The house is a 3 bedroom, 3 ½ bath place with 15-18 foot tile and beam ceilings, and tiled floors. Lots of use of tiles in the kitchen and bathrooms as well. There are two chimineas, or fireplaces, one in our master suite. The bathtub in our suite is more the size of a pool! We would use half the water in town to fill it, so we are likely going to remodel that space. It already has a 4x5 foot shower in it, again with 15 foot ceilings! Many of the ceilings in the bedrooms are “boveda,” (arched brick ceilings), including the guest bathrooms. The house has lots of character and great views of a forested valley and the town of GTO beyond. We are up in the mountains, essentially. Did I mention it also has a pool? The pool needs some work (resealing it, and I would like to have it tiled). It also has a rooftop terrace that has a covered dining/entertainment area. We finally have a place that friends and family can come visit and not feel cramped. There is a rock wall around the property, so the place has a courtyard in front that also has room for 2-3 cars, and in the detached studio – for Ron – there is a large roll-away steel door that a giant truck could easily fit in. The landscaping is mature with bougainvillea, pine and ironwood trees, pomegranate and limes. I might want to add avocado and mango trees, and put in vegetable and flower gardens. There is a stone room beneath the house for storage for anything from tools to wine. I think of the place as Italian Renaissance, and Mexican with a little contemporary thrown it. I will include some photos of the place, both before and some photos of the transition.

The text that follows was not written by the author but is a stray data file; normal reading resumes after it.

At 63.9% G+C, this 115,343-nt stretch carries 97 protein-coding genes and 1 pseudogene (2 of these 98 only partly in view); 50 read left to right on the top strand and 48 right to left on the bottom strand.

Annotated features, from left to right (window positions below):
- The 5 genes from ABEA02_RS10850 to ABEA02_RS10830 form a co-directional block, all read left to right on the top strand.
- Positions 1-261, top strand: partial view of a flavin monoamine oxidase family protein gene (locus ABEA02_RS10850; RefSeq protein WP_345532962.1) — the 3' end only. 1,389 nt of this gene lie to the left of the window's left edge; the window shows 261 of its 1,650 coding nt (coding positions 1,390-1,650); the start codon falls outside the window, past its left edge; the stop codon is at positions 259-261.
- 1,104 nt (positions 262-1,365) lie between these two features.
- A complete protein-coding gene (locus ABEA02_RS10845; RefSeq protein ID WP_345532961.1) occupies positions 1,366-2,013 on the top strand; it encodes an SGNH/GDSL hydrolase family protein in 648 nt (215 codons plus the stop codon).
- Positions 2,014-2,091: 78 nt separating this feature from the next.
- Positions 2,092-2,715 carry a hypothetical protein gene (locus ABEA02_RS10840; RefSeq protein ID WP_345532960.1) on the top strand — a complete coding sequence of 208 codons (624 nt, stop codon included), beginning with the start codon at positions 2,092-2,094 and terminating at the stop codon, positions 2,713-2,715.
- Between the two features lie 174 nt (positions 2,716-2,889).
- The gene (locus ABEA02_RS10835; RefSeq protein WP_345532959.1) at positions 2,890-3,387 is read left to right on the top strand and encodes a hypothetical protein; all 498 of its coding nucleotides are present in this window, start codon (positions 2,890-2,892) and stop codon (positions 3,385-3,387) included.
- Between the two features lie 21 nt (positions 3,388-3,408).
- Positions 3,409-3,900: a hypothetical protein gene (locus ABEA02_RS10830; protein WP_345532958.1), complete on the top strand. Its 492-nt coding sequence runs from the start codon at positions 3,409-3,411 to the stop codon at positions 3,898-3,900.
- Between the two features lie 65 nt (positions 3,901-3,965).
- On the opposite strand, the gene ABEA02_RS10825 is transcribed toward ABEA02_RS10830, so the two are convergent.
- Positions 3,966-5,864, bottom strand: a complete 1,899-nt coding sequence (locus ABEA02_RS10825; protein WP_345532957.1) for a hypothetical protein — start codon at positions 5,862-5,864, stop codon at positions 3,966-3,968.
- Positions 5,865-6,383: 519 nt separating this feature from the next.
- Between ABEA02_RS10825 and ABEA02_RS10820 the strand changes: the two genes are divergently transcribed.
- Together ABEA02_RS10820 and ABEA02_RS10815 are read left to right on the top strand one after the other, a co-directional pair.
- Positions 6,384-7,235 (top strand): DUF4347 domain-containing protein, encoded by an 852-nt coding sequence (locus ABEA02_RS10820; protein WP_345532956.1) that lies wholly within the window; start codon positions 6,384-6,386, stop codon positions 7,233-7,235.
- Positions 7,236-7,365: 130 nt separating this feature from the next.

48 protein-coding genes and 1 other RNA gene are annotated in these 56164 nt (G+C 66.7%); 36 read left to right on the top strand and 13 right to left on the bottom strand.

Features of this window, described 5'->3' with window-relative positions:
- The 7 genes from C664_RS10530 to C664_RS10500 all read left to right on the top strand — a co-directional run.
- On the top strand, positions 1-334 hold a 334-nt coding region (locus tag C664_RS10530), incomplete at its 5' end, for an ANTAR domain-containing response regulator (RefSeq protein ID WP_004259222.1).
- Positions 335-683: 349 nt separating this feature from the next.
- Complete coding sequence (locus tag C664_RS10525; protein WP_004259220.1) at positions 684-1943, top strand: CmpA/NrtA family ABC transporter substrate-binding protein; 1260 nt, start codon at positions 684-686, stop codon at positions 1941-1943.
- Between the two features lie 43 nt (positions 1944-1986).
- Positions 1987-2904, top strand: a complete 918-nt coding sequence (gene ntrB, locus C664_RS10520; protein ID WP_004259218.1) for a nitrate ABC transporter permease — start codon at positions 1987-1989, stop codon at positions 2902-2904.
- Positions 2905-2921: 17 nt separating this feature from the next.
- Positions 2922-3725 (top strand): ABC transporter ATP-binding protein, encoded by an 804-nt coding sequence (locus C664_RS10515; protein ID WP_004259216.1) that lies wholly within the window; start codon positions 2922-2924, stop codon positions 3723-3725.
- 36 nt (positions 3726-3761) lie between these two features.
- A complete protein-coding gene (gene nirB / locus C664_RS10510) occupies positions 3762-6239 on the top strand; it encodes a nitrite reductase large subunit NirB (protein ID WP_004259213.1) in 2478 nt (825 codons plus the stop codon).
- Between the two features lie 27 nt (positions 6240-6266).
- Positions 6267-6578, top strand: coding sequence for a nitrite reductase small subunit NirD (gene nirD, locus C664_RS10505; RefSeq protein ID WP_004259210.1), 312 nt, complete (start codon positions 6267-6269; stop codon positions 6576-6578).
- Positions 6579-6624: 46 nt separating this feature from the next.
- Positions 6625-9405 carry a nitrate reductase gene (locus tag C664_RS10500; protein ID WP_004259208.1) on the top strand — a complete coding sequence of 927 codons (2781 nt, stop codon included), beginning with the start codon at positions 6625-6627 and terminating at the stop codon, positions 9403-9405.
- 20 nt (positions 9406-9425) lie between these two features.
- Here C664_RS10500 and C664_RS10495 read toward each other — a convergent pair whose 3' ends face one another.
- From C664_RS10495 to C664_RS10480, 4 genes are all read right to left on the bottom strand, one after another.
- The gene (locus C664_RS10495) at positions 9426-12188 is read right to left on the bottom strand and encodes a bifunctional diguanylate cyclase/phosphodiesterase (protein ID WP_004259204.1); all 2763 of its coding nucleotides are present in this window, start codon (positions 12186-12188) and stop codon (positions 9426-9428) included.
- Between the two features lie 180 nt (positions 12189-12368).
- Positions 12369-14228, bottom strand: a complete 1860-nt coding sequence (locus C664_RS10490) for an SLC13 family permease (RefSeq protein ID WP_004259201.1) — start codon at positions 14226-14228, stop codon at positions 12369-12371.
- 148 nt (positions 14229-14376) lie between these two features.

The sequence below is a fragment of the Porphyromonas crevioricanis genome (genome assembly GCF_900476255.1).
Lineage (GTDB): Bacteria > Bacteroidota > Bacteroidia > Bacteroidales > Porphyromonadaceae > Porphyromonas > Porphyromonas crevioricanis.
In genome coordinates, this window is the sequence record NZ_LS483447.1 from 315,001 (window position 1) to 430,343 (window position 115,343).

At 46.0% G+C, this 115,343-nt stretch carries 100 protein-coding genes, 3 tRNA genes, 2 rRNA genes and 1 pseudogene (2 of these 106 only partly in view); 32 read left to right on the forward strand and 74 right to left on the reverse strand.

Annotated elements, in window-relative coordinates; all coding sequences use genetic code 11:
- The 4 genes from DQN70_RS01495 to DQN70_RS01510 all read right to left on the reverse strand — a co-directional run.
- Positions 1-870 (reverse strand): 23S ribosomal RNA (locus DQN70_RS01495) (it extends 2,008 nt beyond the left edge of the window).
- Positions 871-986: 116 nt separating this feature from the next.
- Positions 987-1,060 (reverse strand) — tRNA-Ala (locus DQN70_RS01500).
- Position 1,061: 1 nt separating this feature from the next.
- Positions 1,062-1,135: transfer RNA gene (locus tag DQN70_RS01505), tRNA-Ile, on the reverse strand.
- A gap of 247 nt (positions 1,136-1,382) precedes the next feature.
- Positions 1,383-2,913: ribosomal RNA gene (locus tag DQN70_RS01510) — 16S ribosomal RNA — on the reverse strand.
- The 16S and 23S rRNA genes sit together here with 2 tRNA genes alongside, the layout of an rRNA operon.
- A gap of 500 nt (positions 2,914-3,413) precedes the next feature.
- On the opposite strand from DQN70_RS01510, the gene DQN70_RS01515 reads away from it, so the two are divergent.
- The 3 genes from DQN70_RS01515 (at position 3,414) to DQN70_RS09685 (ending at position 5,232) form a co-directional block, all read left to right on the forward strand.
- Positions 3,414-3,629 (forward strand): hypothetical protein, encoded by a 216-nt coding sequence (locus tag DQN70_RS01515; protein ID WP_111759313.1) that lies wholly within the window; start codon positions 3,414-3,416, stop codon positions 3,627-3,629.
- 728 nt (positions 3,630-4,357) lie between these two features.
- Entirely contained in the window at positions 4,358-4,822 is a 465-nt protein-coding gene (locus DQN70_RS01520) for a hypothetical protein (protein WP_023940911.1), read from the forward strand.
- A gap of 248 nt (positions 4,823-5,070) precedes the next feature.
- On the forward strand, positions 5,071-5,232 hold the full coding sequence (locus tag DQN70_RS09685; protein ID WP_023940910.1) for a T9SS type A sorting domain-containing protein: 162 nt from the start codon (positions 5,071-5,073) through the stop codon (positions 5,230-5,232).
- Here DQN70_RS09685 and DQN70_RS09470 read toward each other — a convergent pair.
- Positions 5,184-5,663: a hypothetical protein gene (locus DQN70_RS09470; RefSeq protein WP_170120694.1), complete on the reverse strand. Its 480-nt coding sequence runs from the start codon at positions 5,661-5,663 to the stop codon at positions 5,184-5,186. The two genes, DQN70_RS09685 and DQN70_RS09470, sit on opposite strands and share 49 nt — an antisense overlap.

Another synchronistic event was that the day we had our offer accepted, we returned to our rental house in GTO to an email stating that the VRBO (Vacation Rentals by Owner) we had rented in San Miguel de Allende for the months of August, September and October had been sold and that the new owners would not honor our rental contract. The guy was very apologetic, and offered to help us find a new place quickly – this was in July, mind you. So we had no place to go. The VRBO we were in in GTO ended up being a very negative experience, which is a whole other story, so we found a place to rent until our house was ready to move in. We talked with our real estate agent and he said that we could probably move in, depending on the closing, the first or second week of August. So everything was working out beautifully. I wrote the guy back and congratulated him on selling his home and informed him that we bought our own place! We really found after several trips to San Miguel, that we liked Guanajuato better – less expensive, more culturally interesting to us, the atmosphere of a University town, the fascinating winding streets and callejones, and less gringos!